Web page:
Bienvenue! My name is Jamie and I like golf. I grew up playing tennis in eastern Massachusetts, but fell in love with the game after watching Se Ri Pak defeat Jenny Chausiriporn at the 1998 U.S. Womens Open. I studied Hospitality & Tourism Management (with a focus on Event, Tourism, and Convention Management) at the Isenberg School of Management, University of Massachusetts Amherst. Tennis is my first love, but golf is a very close second. I believe style should equal substance, and the latter is nothing without the former.
In 2005, Brittany Lang was a 20 year old rising junior at Duke playing in her first U.S. Women’s Open Championship. There Lang (along with fellow amateur Morgran Pressel) took the LPGA by storm nearly winning the event, before finishing T2 two strokes behind Birdie Kim. After the finish Lang quickly turned pro.
5 years later Lang returns to the top of the U.S. Women’s Open after being the only player to break 70 at Oakmont Country Club. 5 birdies and 3 bogeys led to her opening round 69, pretty good numbers considering she was only averaging 229 yards off the tee, only hit 8 fairways and 11 greens. Since her magical finish in 2005, Lang has gone 2 for 4 in made cuts at the U.S. Women’s Open with her best finish being a T31 in 2008.
Looking to do one better then Lang’s open debut is amateur Kelli Shean who turned in an impressive 1-under 70 to share second place with Amy Yang, M.J. Hur, and Inbee Park. Shean is a rising senior at the University of Arkansas. Shean impressed in her LPGA debut last year at the P&G Beauty NW Arkansas Championship where she finished T27 as a sponsor’s exemption.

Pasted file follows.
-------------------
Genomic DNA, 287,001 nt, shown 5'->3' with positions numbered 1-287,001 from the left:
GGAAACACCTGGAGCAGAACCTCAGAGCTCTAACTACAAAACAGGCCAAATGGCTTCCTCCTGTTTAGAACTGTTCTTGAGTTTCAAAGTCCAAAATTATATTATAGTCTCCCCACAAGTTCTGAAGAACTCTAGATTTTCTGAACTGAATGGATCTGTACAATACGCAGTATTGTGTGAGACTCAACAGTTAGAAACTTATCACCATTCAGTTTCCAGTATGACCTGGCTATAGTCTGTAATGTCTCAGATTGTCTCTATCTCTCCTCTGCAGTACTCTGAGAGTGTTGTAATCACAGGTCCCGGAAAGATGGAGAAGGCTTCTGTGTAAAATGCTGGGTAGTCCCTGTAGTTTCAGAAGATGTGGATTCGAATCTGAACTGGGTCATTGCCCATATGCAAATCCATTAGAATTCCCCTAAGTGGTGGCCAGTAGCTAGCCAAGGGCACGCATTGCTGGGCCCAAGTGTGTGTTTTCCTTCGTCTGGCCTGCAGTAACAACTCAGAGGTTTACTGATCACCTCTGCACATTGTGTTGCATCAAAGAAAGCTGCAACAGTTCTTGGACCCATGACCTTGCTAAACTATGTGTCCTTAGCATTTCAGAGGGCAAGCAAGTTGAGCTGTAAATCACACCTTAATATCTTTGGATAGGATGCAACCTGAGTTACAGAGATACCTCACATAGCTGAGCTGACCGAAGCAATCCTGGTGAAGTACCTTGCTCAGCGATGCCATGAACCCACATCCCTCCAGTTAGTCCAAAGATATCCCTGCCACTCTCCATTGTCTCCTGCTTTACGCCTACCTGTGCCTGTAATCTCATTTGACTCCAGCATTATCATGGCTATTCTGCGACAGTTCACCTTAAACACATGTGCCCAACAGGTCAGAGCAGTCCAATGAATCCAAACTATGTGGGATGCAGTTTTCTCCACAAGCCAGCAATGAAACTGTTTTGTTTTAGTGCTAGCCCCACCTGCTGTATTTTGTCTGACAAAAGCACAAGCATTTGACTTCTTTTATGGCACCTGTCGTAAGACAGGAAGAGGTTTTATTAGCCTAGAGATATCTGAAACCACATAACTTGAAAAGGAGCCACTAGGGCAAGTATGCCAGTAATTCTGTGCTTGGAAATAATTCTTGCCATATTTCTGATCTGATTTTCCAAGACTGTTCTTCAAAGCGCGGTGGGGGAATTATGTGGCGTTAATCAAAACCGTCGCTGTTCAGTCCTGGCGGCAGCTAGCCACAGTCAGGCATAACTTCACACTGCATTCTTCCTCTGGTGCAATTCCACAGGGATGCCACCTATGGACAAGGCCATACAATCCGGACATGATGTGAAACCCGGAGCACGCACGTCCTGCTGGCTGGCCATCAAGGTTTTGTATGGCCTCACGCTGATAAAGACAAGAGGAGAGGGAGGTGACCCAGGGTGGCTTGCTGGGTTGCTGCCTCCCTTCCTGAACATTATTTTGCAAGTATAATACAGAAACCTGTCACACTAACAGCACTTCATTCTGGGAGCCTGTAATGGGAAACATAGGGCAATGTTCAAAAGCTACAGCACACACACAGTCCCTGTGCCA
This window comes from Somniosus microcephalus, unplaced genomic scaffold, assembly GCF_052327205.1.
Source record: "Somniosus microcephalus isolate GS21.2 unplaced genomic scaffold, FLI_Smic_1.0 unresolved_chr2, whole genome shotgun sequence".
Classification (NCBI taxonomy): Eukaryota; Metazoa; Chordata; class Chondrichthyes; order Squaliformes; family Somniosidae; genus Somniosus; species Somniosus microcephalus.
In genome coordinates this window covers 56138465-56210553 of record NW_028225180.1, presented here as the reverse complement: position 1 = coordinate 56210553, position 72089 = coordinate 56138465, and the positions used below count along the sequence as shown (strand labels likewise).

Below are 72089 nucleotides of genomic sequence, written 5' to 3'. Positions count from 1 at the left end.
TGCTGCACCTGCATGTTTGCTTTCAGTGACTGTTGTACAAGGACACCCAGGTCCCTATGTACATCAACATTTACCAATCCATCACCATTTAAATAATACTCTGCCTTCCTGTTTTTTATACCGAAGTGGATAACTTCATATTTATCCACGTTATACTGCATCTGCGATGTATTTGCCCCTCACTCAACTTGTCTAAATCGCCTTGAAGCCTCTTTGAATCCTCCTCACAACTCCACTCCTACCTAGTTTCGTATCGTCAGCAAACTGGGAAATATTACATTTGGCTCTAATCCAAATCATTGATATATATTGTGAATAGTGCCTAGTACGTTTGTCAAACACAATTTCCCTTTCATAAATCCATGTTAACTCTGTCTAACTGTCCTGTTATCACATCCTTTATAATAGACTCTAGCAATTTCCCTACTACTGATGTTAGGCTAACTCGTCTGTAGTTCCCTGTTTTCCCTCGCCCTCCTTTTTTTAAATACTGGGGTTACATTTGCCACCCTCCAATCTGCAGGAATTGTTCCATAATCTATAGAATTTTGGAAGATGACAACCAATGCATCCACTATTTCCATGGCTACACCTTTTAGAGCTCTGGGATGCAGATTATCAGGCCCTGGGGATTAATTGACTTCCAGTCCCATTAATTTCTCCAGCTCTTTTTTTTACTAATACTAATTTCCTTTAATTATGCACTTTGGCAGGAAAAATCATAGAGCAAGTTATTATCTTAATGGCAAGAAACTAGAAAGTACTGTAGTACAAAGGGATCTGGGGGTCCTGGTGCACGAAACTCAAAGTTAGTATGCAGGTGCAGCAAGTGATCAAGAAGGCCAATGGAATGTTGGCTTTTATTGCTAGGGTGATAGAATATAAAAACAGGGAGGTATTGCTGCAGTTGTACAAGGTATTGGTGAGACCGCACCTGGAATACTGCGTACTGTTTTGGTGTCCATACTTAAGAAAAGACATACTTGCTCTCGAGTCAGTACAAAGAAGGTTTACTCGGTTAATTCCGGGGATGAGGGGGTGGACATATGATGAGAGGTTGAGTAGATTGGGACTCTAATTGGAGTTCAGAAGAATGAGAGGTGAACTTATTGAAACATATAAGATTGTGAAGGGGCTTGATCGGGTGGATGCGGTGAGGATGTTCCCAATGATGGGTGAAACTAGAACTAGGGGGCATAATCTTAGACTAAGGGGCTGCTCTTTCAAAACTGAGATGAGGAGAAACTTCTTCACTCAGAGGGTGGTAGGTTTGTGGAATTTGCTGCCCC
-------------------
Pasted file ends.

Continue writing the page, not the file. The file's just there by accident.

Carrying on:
Inbee Park looks to be finally shaking off the U.S. Open curse that afflicted her since her win in 2008. Park has had a phenomenal start to her JLPGA career (winning once in 2010), and has had 6 top 10s in 2010, and has made nearly $500,000, which is almost double what she made in all of 2009.
Amy Yang had an impressive career in Australia and the LET, and has been one of the best players on the tour in 2010. Yang is 13th on the money list and has had two top-10 finishes thus far.
2nd year member M.J. Hur has had a pretty good season in 2010 as well, coming off the heels of her successful rookie campaign that saw become a Rolex First Time Winner. Hur is in the top 20 on the money list and has two top 10s as well.
Of the 14 players at 1-over and T-8 only two of them have wins on the LPGA in 2010. #1 player in the world Cristie Kerr and KLPGA member Hee Kyung Seo.
The scoring at Oakmont was nothing drastically worse like expected. The big story at the bottom of the leaderboard is Michelle Wie’s opening round of 82, which had 3 double bogeyes, and no birdies.
Lorena Ochoa’s tepid play allowed Sophie Gustafson to coast to victory at the CVS/pharmacy Challenge. Gustafson shot a final round 68 or 69, to best her 3rd round co-leader Ochoa by three or four strokes. A duo of South Koreans Sun Young Yoo & rookie Amy Yang finished solidly for third place.